I feel like it needs to be explored more because the effects of it are amazing. People should really do their own research but also talk to their doctor because a lot of doctors are now understanding the benefits that it has. And they will be really open and honest with you, so people should look at it a little deeper and with an open mind.
What were your reactions from your family and friends? Especially knowing it was going to be broadcasted on TV?
TB: To be honest, the first initial reaction was you’re doing horse tranquilizer?! Once I explained it to everybody, they were all like woah! I didn’t realize it could be used like that. They were all pretty shocked about it at first but they all really supported me, especially getting back from doing it and telling them how it went.
Are you open with your children about how this ketamine therapy has helped you?
TB: We haven’t talked about ketamine specifically but just the other day, Novalee asked where [my wife] Cate was and I said she was in a therapy appointment. And she was like oh ok good I’m glad she is in therapy. So our kids know about therapy. We’ve talked about how no emotion is a bad emotion, no emotion is wrong. It’s just a matter of how you process it and therapy allows you to do that. We have been very open with all of the kids, but mainly Novalee because she’s at the age of actually understanding a little bit. We tell her that we’ve used therapy in the past. We are also really big advocates of sometimes mom and dad need help too just like you need help. Just because we’re parents and grownups to you, doesn’t mean that we don't need help too sometimes. So I think it’s important to keep raising our kids with that kind of message so they don’t feel shameful about coming forward when they’re older.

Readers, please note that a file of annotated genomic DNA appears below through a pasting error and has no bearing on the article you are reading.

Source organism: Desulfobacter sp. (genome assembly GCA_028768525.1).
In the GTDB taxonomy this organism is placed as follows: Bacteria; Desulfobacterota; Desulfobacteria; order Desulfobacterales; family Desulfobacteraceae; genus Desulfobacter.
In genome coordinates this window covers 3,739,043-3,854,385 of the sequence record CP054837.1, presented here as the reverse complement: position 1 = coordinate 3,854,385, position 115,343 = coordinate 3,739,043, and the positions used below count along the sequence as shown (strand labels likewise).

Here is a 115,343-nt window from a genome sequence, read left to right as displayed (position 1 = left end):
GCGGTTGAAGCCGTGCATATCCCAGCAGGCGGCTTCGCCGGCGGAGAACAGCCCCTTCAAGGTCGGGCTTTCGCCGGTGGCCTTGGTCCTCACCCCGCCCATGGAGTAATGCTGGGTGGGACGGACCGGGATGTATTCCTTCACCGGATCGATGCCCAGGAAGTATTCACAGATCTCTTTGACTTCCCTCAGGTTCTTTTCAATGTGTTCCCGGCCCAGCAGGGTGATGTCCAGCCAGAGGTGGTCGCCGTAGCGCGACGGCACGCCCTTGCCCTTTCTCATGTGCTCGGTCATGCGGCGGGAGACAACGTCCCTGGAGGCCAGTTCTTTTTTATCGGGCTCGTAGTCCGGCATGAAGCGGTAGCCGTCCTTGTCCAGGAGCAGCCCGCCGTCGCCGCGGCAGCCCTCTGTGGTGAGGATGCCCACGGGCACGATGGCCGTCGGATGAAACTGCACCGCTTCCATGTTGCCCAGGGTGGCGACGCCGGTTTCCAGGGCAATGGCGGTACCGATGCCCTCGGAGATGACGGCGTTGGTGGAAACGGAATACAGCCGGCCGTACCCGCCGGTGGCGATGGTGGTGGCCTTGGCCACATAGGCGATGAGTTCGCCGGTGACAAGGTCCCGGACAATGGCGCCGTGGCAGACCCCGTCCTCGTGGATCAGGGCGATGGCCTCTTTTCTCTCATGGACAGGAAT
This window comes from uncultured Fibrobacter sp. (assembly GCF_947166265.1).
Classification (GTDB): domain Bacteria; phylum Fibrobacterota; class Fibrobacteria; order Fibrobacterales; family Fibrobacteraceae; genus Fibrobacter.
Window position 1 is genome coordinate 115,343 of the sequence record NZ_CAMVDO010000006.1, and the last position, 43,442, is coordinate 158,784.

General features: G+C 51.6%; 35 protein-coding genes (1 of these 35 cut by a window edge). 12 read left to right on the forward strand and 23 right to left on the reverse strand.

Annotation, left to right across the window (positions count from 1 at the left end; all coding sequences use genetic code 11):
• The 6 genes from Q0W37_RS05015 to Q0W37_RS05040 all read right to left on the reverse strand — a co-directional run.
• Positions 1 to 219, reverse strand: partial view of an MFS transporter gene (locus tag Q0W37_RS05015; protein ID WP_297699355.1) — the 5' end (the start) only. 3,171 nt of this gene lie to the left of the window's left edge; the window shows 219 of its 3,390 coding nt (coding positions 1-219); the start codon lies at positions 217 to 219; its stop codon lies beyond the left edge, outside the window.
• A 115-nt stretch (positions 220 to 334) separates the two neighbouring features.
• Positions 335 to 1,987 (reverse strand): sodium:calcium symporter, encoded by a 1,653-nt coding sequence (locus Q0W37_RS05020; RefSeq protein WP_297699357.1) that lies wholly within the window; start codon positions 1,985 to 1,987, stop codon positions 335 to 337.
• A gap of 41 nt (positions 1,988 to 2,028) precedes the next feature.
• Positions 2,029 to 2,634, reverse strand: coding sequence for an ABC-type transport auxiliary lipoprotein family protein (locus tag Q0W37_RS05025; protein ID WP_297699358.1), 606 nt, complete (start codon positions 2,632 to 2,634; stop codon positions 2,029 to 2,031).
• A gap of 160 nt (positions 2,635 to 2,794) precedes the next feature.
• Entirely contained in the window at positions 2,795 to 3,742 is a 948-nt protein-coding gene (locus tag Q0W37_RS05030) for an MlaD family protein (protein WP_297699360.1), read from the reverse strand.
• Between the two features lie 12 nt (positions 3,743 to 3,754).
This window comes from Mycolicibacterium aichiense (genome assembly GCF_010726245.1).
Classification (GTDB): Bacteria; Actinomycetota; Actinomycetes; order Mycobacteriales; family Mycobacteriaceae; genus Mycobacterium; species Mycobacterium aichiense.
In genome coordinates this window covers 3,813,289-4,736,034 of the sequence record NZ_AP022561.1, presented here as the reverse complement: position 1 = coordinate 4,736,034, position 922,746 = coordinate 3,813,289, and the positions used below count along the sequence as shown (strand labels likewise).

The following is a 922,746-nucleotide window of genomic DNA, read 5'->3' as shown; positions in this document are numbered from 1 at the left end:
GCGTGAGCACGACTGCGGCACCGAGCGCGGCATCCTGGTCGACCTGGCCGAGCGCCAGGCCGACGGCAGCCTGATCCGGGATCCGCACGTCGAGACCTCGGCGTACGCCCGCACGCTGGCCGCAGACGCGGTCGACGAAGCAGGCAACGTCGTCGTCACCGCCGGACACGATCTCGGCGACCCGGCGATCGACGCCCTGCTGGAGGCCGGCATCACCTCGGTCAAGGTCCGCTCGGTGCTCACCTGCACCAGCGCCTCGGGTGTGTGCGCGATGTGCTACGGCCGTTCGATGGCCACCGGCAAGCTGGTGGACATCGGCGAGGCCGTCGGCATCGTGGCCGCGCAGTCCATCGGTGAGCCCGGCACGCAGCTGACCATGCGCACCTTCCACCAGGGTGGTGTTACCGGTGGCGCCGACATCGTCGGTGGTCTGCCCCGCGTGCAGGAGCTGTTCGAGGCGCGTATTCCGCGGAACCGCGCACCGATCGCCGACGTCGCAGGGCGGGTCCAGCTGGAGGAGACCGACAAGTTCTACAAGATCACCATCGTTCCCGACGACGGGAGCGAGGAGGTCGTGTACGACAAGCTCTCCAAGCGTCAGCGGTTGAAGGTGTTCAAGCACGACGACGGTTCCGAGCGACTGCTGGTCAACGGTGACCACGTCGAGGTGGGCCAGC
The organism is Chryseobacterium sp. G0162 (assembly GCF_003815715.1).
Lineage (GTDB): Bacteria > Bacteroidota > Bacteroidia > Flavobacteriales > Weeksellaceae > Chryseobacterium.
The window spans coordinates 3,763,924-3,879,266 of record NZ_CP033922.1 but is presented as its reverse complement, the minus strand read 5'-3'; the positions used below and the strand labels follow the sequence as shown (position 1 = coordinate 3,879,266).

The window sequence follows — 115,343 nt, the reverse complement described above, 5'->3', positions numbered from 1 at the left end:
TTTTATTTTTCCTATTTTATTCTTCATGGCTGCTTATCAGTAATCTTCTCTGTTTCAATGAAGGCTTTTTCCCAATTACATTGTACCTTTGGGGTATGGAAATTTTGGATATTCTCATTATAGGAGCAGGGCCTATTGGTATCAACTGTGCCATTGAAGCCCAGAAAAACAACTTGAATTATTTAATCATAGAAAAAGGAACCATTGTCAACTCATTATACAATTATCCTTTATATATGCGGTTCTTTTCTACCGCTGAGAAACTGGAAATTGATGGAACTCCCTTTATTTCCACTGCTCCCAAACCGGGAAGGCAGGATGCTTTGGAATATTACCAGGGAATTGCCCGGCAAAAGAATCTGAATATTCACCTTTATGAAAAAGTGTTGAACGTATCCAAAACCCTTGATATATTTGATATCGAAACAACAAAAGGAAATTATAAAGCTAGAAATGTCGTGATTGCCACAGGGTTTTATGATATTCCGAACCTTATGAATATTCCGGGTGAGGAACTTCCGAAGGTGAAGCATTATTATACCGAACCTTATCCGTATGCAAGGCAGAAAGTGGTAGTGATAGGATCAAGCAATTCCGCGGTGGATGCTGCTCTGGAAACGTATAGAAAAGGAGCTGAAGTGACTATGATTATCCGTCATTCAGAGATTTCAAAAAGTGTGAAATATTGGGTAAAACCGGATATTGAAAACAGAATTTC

Do you think ketamine treatment has been the most helpful for you?
TB: This definitely was the best thing for me. I wouldn’t have been able to do this ten years ago I don’t think, so I definitely needed the normal therapy that I had before to get me in the right mental space and an awareness level where I could actually handle what was being brought up during the ketamine sessions. My suggestion for people even thinking about it is to really spend some time with a normal therapist or a ketamine specialist who will be able to tell you if you are ready to dive deeper and go into this. A lot of times, they’ll actually have you do four weeks of work beforehand to see if you are ready for it. So, it definitely was the most enlightening and eye opening for me as far as therapy goes.
What do you hope people take away from watching you go through this experience?
TB: The reason why I decided to share my experience with MTV is because this is part of my story. I feel like it’s pretty vital to show people that there are other options out there. So for me, it was like, let’s advocate for mental health, let’s stop the stigma that something is wrong with you or you are irreparable, that you’re a psycho or crazy. The suicide rate for men is so high compared to women, that it’s a problem. I really wanted to put it out there because I need other guys out there to know that you don’t have to tough it out and just grind through it and all the other things people tell you to do. You are a human being with emotions. I just wanted to educate people that there are other options out there. The more information I could put out about it, the better.